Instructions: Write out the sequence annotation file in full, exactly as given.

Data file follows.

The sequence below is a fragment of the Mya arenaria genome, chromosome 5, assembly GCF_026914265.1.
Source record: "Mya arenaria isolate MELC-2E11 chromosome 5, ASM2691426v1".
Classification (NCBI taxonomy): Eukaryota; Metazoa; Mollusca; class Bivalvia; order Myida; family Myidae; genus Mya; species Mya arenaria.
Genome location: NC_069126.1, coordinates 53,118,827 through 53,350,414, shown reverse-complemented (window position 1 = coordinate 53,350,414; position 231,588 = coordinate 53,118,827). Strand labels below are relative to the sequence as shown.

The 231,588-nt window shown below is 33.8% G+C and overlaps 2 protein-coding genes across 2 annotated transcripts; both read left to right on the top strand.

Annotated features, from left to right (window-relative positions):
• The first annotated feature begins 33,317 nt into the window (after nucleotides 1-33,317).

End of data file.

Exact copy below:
The sequence below is a fragment of the Mya arenaria genome, chromosome 5, assembly GCF_026914265.1.
Source record: "Mya arenaria isolate MELC-2E11 chromosome 5, ASM2691426v1".
Classification (NCBI taxonomy): Eukaryota; Metazoa; Mollusca; class Bivalvia; order Myida; family Myidae; genus Mya; species Mya arenaria.
Genome location: NC_069126.1, coordinates 53,118,827 through 53,350,414, shown reverse-complemented (window position 1 = coordinate 53,350,414; position 231,588 = coordinate 53,118,827). Strand labels below are relative to the sequence as shown.

The 231,588-nt window shown below is 33.8% G+C and overlaps 2 protein-coding genes across 2 annotated transcripts; both read left to right on the top strand.

Annotated features, from left to right (window-relative positions):
• The first annotated feature begins 33,317 nt into the window (after nucleotides 1-33,317).